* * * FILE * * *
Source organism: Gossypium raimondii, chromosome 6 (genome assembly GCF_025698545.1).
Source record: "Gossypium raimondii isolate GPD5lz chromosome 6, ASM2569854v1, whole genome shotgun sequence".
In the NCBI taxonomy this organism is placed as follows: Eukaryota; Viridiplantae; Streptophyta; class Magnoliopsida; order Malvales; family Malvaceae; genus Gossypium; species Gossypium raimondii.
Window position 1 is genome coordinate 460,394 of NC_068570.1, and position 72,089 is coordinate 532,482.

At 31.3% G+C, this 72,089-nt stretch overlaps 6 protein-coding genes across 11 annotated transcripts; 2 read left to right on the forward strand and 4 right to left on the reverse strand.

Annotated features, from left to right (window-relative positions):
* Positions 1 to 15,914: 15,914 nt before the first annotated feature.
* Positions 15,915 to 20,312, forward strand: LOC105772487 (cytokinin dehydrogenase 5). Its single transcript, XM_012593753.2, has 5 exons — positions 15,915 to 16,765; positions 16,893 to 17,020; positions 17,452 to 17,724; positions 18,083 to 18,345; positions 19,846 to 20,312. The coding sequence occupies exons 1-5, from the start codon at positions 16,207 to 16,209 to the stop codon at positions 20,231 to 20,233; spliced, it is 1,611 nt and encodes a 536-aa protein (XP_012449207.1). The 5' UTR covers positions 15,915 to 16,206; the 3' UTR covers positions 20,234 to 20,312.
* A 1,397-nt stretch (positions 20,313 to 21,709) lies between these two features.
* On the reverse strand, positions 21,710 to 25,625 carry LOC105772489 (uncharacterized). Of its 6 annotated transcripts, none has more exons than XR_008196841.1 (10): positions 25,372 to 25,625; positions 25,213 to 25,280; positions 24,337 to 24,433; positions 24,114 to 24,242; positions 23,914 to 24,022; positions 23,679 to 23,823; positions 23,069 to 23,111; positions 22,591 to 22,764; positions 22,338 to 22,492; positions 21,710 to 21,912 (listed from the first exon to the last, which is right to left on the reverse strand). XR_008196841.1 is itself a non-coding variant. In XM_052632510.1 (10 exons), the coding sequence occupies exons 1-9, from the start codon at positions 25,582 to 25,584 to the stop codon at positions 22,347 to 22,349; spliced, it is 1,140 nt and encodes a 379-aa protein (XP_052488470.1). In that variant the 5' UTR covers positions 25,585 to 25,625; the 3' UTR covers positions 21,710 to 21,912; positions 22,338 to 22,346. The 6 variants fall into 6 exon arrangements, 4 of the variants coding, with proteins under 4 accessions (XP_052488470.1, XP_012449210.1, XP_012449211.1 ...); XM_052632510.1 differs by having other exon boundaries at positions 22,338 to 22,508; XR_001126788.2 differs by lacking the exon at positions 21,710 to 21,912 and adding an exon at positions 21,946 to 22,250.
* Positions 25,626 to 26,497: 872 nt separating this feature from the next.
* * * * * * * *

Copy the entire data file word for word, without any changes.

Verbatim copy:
Source organism: Gossypium raimondii, chromosome 6 (genome assembly GCF_025698545.1).
Source record: "Gossypium raimondii isolate GPD5lz chromosome 6, ASM2569854v1, whole genome shotgun sequence".
In the NCBI taxonomy this organism is placed as follows: Eukaryota; Viridiplantae; Streptophyta; class Magnoliopsida; order Malvales; family Malvaceae; genus Gossypium; species Gossypium raimondii.
Window position 1 is genome coordinate 460,394 of NC_068570.1, and position 72,089 is coordinate 532,482.

At 31.3% G+C, this 72,089-nt stretch overlaps 6 protein-coding genes across 11 annotated transcripts; 2 read left to right on the forward strand and 4 right to left on the reverse strand.

Annotated features, from left to right (window-relative positions):
* Positions 1 to 15,914: 15,914 nt before the first annotated feature.
* Positions 15,915 to 20,312, forward strand: LOC105772487 (cytokinin dehydrogenase 5). Its single transcript, XM_012593753.2, has 5 exons — positions 15,915 to 16,765; positions 16,893 to 17,020; positions 17,452 to 17,724; positions 18,083 to 18,345; positions 19,846 to 20,312. The coding sequence occupies exons 1-5, from the start codon at positions 16,207 to 16,209 to the stop codon at positions 20,231 to 20,233; spliced, it is 1,611 nt and encodes a 536-aa protein (XP_012449207.1). The 5' UTR covers positions 15,915 to 16,206; the 3' UTR covers positions 20,234 to 20,312.
* A 1,397-nt stretch (positions 20,313 to 21,709) lies between these two features.
* On the reverse strand, positions 21,710 to 25,625 carry LOC105772489 (uncharacterized). Of its 6 annotated transcripts, none has more exons than XR_008196841.1 (10): positions 25,372 to 25,625; positions 25,213 to 25,280; positions 24,337 to 24,433; positions 24,114 to 24,242; positions 23,914 to 24,022; positions 23,679 to 23,823; positions 23,069 to 23,111; positions 22,591 to 22,764; positions 22,338 to 22,492; positions 21,710 to 21,912 (listed from the first exon to the last, which is right to left on the reverse strand). XR_008196841.1 is itself a non-coding variant. In XM_052632510.1 (10 exons), the coding sequence occupies exons 1-9, from the start codon at positions 25,582 to 25,584 to the stop codon at positions 22,347 to 22,349; spliced, it is 1,140 nt and encodes a 379-aa protein (XP_052488470.1). In that variant the 5' UTR covers positions 25,585 to 25,625; the 3' UTR covers positions 21,710 to 21,912; positions 22,338 to 22,346. The 6 variants fall into 6 exon arrangements, 4 of the variants coding, with proteins under 4 accessions (XP_052488470.1, XP_012449210.1, XP_012449211.1 ...); XM_052632510.1 differs by having other exon boundaries at positions 22,338 to 22,508; XR_001126788.2 differs by lacking the exon at positions 21,710 to 21,912 and adding an exon at positions 21,946 to 22,250.
* Positions 25,626 to 26,497: 872 nt separating this feature from the next.